Belgian officials warned against all travel to the country's flood-ravaged regions as one of the country's leading newspapers reported that the death toll had risen to 23 nationwide.
Top Walloon official warns of possible rising death toll
Wallonia, Belgium's largely French-speaking region, is among one of the worst-affected areas where more than 21,000 people are currently without electricity.
"Avoid traveling to the affected provinces," the Belgian crisis center, which handles major emergencies, said in a statement.
"Many roads are flooded or dangerous. You could endanger yourself and/or hinder the work of the emergency services," the statement said.
The regions concerned are mainly in the south and east of Belgium.
Elio di Rupo, who leads Wallonia's regional government, told the RTBF broadcaster that the death toll could rise further.
"Yesterday [Thursday] evening, hundreds of people were still trapped in their homes," he said in an interview.
Paramedics, police and the military have been dispatched to those areas to help with rescue and evacuation operations.
Cities inundated, trains cut off, rivers overflow
Federal police said dozens of road and rail connections across the entire region remain closed.
Two towns east of Liege, Verviers and Pepinster were reported to be flooded, with houses collapsing and water rushing through town streets.
Authorities in the Belgian town of Maaseik, which borders the Netherlands, said the Meuse river had risen over a flood protection wall and sandbanks placed on top of it.
The high-speed Thalys train link between Belgium and Germany, which has borne the brunt of the floods, has been suspended until further notice.
"The waters are rising more and more. It’s scary," said Thierry Bourgeois, a 52-year-old resident of Liege.
Local authorities had called on Thursday afternoon for those living close to the banks of the nearby Meuse River to leave their homes.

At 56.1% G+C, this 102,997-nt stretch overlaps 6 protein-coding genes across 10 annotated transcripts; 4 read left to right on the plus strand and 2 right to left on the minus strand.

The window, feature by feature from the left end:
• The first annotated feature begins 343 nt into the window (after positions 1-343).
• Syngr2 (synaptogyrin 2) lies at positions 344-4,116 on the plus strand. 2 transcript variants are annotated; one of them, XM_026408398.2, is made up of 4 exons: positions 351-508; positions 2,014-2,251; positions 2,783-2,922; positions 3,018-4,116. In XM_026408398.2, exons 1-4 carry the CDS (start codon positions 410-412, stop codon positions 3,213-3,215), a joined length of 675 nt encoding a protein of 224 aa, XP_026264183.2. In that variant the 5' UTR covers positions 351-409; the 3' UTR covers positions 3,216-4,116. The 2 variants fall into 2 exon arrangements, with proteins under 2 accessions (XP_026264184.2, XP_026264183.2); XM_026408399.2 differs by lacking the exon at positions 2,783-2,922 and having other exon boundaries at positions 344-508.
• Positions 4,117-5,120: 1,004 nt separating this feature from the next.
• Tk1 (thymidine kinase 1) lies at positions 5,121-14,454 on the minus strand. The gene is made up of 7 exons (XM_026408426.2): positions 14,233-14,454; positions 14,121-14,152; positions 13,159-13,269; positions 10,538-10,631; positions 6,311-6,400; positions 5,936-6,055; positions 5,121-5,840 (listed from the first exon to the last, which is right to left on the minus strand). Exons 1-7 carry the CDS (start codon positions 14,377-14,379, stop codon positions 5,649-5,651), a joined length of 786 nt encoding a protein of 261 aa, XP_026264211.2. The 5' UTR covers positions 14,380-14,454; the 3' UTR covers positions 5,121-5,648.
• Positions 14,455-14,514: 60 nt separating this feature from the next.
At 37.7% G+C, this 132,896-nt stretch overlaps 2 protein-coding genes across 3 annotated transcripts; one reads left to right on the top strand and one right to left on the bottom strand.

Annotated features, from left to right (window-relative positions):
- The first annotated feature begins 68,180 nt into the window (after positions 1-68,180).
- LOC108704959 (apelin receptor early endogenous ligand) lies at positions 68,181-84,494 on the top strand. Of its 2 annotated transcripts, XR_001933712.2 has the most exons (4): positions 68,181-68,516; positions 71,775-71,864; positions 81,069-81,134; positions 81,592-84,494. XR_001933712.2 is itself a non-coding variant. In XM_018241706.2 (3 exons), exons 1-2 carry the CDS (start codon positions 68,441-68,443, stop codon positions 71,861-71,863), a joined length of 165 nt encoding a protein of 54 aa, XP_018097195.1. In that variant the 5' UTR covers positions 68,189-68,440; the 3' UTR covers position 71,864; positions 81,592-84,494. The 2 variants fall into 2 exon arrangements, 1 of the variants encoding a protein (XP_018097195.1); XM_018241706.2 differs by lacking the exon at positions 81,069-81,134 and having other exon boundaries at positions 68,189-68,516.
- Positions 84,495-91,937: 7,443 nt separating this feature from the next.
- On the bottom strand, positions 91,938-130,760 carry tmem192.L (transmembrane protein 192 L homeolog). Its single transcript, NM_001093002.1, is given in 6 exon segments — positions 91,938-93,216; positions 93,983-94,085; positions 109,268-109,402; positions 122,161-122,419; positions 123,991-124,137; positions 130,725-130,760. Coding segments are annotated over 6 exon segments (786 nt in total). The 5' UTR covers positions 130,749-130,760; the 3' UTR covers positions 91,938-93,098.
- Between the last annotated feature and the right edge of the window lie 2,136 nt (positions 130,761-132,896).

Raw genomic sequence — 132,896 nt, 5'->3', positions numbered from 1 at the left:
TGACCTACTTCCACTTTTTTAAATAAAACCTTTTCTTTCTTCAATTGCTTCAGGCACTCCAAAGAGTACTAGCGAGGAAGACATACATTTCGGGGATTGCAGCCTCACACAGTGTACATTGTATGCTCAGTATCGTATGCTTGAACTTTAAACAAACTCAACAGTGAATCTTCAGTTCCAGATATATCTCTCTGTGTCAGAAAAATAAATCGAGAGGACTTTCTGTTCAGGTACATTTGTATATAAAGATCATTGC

What about the floods in Netherlands?
On Thursday, the Dutch Prime Minister Mark Rutte formally declared the province a national disaster zone as the Meuse and Rur rivers rose to record levels after heavy rainfall.
Dutch troops helped thousands of people to evacuate their homes in the southern Dutch province of Limburg. Aided by firefighters, they fought to reinforce dykes and place sandbags onto flood defenses.
Authorities evacuated 10,000 people from the city of Venlo, which borders North Rhine Westphalia, including 200 patients who were at a hospital.
The smaller town of Meerssen was also evacuated after emergency services revealed there was "a large hole in the dyke," although that was later repaired.
Rising water levels flooded the town centre of Valkenburg, by the Belgian and German border, forcing the evacuation of various nursing homes and the destruction of a bridge.
How have Luxembourg and Switzerland been affected?
Several rivers and lakes burst their banks in Switzerland, causing steets to become flooded and destroying small bridges.
Public broadcaster SRE reported that the northern villages of Schleitheim und Beggingen being worst hit on Thursday night.
Intense rain in Switzerland led the country’s weather service to warn that flooding would worsen in the coming days.
Forecasters predicted that there was a high risk of flooding on Lake Biel, Lake Thun and Lake Lucerne, adding that landslides remained a possibility.
Luxembourg airport was temporarily without fuel after a valve failed on its kerosene pipeline at the German side of the border. "The supply was restored in the late morning of July 16, 2021," the Luxembourg Ministry of Mobility said.